The differences are real but they are not policy or ideological differences. The other factors such as personalities, former membership of Labour etc. fade with time. Another bad election for Labour with the SDs gaining ground would definitely bring merger closer.

The SDs strike me as DL mark2. Slicker, larger, but still that same middle class, liberal left vibe.

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Colm B - April 7, 2021

Just check out their public reps profiles on their website – it’s all NGO, business types. Hardly any frontline staff, nurses, service workers etc.
I’m not saying that an individual should be defined politically by their job, I am saying that if there’s a social pattern in who’s in a party then it will influence the politics of that party.

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WorldbyStorm - April 7, 2021

Completely agree, social patterns will inflect a party and further down the line an alliance might indeed be the way they’d do it. But my sense from those inside it is that they do see themselves as distinct from and – I don’t know if this is the word they’d use – more radical, certainly more leftwing (and while I get your point re them not being transformational and in that sense close to the LP I wonder if within the world of non-transformational left politics if the distance between parties, perceived difference, can be greater than might be expected for a whole range of reasons- for example the GP left isn’t that far adrift the SDs isn’t that far adrift parts of the LP, isn’t that far adrift some in SF and yet all those different cohorts have been and will continue to be in different political parties. Or to look at it from the right, the PDs, FF and FG all had significant cohorts within them who would have slotted neatly into any of those three parties and yet, again, they managed to remain distinct – the PDs being closest to the LP/SD form/size, and that would of course support your contention that smaller parties that are more similar will likely draw together). I think that might delay a merger for a while. And depending what happens to the LP for perhaps a long time.

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Colm B - April 7, 2021

Though the numbers were small, the exit poll for the IT after the last general election showed a clear skew towards the AB “class” in the SD vote. I know that defintion of class is crude but it does indicate a clear difference from the class base of SF or the radical left parties. More like the Green Party in terms of personnel and support but, to be fair to the SDs, without that unique mixture of opportunism and naiveté that charatcerise the Irish Greens.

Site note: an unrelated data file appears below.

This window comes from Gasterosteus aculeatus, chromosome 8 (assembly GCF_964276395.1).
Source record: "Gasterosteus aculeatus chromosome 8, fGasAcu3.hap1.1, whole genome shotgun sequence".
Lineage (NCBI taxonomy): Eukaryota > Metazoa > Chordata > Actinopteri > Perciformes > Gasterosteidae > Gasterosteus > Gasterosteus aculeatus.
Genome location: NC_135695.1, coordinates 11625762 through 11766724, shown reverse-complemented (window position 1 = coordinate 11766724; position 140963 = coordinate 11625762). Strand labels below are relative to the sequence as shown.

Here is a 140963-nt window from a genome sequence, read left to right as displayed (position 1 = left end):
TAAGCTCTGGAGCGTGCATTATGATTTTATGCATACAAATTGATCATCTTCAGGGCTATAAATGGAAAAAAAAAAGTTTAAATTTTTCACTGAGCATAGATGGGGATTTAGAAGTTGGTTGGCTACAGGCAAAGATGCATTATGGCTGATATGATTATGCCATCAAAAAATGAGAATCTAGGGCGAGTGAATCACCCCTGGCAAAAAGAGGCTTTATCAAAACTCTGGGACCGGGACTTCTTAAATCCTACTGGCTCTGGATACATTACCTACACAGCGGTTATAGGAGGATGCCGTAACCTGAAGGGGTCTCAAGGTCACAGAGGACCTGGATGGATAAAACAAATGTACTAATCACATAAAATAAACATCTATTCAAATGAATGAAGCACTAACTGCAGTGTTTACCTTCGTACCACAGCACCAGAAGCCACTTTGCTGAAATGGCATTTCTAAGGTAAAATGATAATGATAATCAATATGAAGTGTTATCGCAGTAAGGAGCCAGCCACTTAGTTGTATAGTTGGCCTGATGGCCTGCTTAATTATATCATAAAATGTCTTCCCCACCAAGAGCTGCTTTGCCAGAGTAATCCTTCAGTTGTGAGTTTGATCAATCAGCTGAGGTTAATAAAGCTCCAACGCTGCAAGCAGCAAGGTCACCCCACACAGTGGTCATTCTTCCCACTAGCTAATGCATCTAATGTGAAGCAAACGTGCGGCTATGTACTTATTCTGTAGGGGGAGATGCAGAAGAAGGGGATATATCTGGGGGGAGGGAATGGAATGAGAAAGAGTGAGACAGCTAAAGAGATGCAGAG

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WorldbyStorm - April 7, 2021

Surely, not arguing against their likely class base being all over the shop. Then again, I’m always minded of the fact that FF was by some measures the most representative party of the southern working class at its peak. One hopes that class and representatives/party are in alignment but it’s not always so (DL is interesting in that way, it seemed to draw away sharply from the working class base that it had even in the short time of its existence – but I could never see a plausible argument that it had any sense of who would replace that base).

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WorldbyStorm - April 7, 2021

By the way I’m not trying to make the case the SDs are a radical party. More that they seem to have some aspects distinct from the LP, which isn’t exactly a difficult feat.

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7. crocodileshoes - April 7, 2021

Teachers, nurses, other frontline staff casting about for a party to represent their interests. The SDs should put public service pay and conditions at the forefront of their next election manifesto. With the right candidates they can pick up votes from Labour, the Greens and centre/left independents. Maybe FF too if their spiral continues. Also people who voted SF last time out of distaste for parties who’d coalesce with FG and/or FF. Tactically, they should put Shortall and Murphy forward less often and let us hear more of Gannon, Cairns, Whitmore. They should thank their stars that Donnelly left. With 15 seats they’d be an interesting force in opposition.

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WorldbyStorm - April 7, 2021

That’d be an interesting niche for them to occupy. Definitely, Donnelly leaving was a real fillip for them.

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Colm B - April 7, 2021
banjoagbeanjoe - April 7, 2021

“Teachers, nurses, other frontline staff casting about for a party to represent their interests. The SDs should put public service pay and conditions at the forefront of their next election manifesto.”

Thing is though… is there not a bit of, not an anti-union vibe, but an arms-length away from the unions vibe about the SDs? Related to that aforementioned preponderance of small business liberal entrepreneur and NGO types among their membership and cllrs etc? So the SDs mightn’t be inclined to put public service pay to the forefront.
Labour would of course. But they’re shagged. Which leaves SF to sweep up the public sector vote.

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sonofstan - April 7, 2021

“Which leaves SF to sweep up the public sector vote”

Do you think they do?

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pettyburgess - April 7, 2021

I think they will do in the near future

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WorldbyStorm - April 7, 2021